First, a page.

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Fishing

Which Lure Should I Use for Freshwater Fishing?

With so many different pieces of equipment to keep track of — rods, reels, and lines — you might get a little overwhelmed when trying to pick the right lure for lakes, ponds, and rivers. While the best choice depends on the fish, cover, and water temperature, you’ll find that you can easily get away with a handful of different lures no matter where you’re fishing. Here are four lures to consider using on your next freshwater fishing trip.

Live Bait

Live bait is the most natural way to attract fish to your line. Many fishermen prefer live bait because it has a texture, taste, and smell that artificial bait can’t quite beat. But keep in mind that live bait does require proper storage, acclimation, and cleanup. If you want to use live bait in a freshwater setting, you’ll need to use bait that would normally live in the area you’re fishing in. Some of the most common live bait options to use in freshwater include:

  • Worms
  • Leeches
  • Insects
  • Minnows

Fishing Jigs

Decorated with either a feather, rubber, or plastic tale, jigs are a top choice for freshwater fisherman casting in water of virtually any temperature. Jigs typically feature a weighted head on one end of the lure and a single hook on the other end. Perfect for catching bass and other freshwater game, jigs are great fishing tools in shallow and deep bodies of water.  

Plastic Baits

Made with lightweight plastic, plastic baits are an affordable option. Most plastic baits are scented specifically to attract fish in ways that other lures can’t. Depending on the location you’re fishing in, you can customize your plastic bait with weights, jig heads, or spinners. Ideal for largemouth bass fishing, plastic baits are molded to resemble live bait such as:

  • Minnows
  • Crayfish
  • Frogs
  • Worms
  • Lizards

Spoon Lures

Metallic, round, and reflective, spoon lures are incredibly popular among fishermen in lakes, ponds, and other freshwater areas. That’s because they effectively catch light and reflect it to attract fish. Shop for spoon lures depending on the type of cover and game you expect to encounter, selecting from small, medium, and large options with either a single or treble hook. Not only are these lures dependable in a number of fishing scenarios, but they’re also offered in a range of colors.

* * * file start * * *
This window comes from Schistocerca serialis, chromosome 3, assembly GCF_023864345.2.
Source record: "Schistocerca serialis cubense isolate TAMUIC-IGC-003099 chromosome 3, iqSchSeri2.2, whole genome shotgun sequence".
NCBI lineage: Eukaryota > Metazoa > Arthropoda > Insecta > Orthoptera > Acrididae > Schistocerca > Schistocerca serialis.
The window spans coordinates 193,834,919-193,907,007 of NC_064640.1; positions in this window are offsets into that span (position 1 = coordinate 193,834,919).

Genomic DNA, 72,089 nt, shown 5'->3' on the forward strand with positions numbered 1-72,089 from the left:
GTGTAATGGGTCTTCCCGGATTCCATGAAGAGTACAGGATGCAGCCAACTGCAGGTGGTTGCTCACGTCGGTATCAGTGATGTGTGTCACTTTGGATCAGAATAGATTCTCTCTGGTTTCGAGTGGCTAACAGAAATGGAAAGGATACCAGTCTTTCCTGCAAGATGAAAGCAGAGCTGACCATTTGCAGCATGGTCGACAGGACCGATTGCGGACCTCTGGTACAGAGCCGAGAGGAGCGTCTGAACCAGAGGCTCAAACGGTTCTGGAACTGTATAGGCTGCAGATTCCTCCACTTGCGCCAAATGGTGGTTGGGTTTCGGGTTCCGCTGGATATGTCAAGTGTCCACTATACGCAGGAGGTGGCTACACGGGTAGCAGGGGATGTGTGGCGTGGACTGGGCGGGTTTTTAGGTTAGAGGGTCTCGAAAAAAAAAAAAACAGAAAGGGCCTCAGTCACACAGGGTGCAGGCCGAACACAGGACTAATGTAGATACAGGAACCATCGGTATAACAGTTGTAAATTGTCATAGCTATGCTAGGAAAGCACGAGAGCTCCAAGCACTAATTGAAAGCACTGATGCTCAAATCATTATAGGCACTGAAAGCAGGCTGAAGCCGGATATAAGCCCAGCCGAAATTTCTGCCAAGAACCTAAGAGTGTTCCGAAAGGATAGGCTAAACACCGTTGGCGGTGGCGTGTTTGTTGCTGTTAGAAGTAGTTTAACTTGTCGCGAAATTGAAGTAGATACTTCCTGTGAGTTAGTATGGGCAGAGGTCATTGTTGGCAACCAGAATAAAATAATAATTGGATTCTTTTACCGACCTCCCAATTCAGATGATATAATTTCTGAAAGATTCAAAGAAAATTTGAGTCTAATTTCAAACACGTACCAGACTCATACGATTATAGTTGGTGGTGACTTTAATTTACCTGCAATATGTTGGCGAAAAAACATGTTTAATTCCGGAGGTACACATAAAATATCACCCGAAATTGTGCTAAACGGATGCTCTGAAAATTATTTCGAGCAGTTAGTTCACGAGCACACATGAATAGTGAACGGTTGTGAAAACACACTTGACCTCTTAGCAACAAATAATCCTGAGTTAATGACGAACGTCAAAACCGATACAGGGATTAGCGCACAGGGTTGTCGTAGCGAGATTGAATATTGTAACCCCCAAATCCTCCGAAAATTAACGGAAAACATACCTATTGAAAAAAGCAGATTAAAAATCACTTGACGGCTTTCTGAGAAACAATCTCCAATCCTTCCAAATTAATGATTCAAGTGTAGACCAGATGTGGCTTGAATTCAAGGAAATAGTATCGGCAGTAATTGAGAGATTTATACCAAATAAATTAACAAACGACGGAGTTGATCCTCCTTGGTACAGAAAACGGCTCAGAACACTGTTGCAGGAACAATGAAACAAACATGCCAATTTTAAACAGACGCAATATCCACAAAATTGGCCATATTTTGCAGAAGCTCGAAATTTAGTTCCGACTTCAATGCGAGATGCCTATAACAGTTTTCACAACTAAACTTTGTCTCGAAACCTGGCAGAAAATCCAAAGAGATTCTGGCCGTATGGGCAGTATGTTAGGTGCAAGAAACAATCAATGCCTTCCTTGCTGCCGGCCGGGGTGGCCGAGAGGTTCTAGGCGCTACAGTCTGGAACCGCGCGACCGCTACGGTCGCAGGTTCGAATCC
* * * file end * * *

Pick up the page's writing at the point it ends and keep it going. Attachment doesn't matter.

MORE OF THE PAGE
Freshwater Fish Camp in Central Florida

If you’re looking for even more tips and tools to get all the hits on your next fishing trip, stop by Grape Hammock Fish Camp. From boat rentals to on-site bait sales, you can fully immerse yourself in fishing without ever having to leave the camp. To book your trip to Grape Hammock, contact us today.

When Is the Best Time of Day to Fish for Bass?

Some days, it can feel like you’re landing every lunker bass around. Other days, it can feel like there’s no bass in the water at all. Because certain trips to the dock turn out completely different from others, you might be wondering if fishing is up to chance — or up to the time of day.

Let’s take a look at how lunker bass behave around the clock to see which hours are best to bait your hook.  

Early in
the Morning

Morning time can be prime time for fishing because there’s usually little activity in the water. With fewer boats cruising and kids swimming, lunker bass are more likely to be on the search for food. Furthermore, while the sun is still at a low point, there’s just enough light in the water for bass to have an edge over their prey. That’s because bass have a complex sense of vision that allows them easily spot other fish and measure their distance with just a small amount of sunlight.   

Mid-Day
Afternoon

When the sun shines at its highest, both bass and their prey
have the clearest view of the day. Therefore, bright afternoons are not the
ideal hunting conditions for bass. Because they are less likely to be able to sneak
up on or effectively hunt smaller fish, lunker bass aren’t going to be as
active in the afternoon. On days with a lot of pre- or post-storm overcast,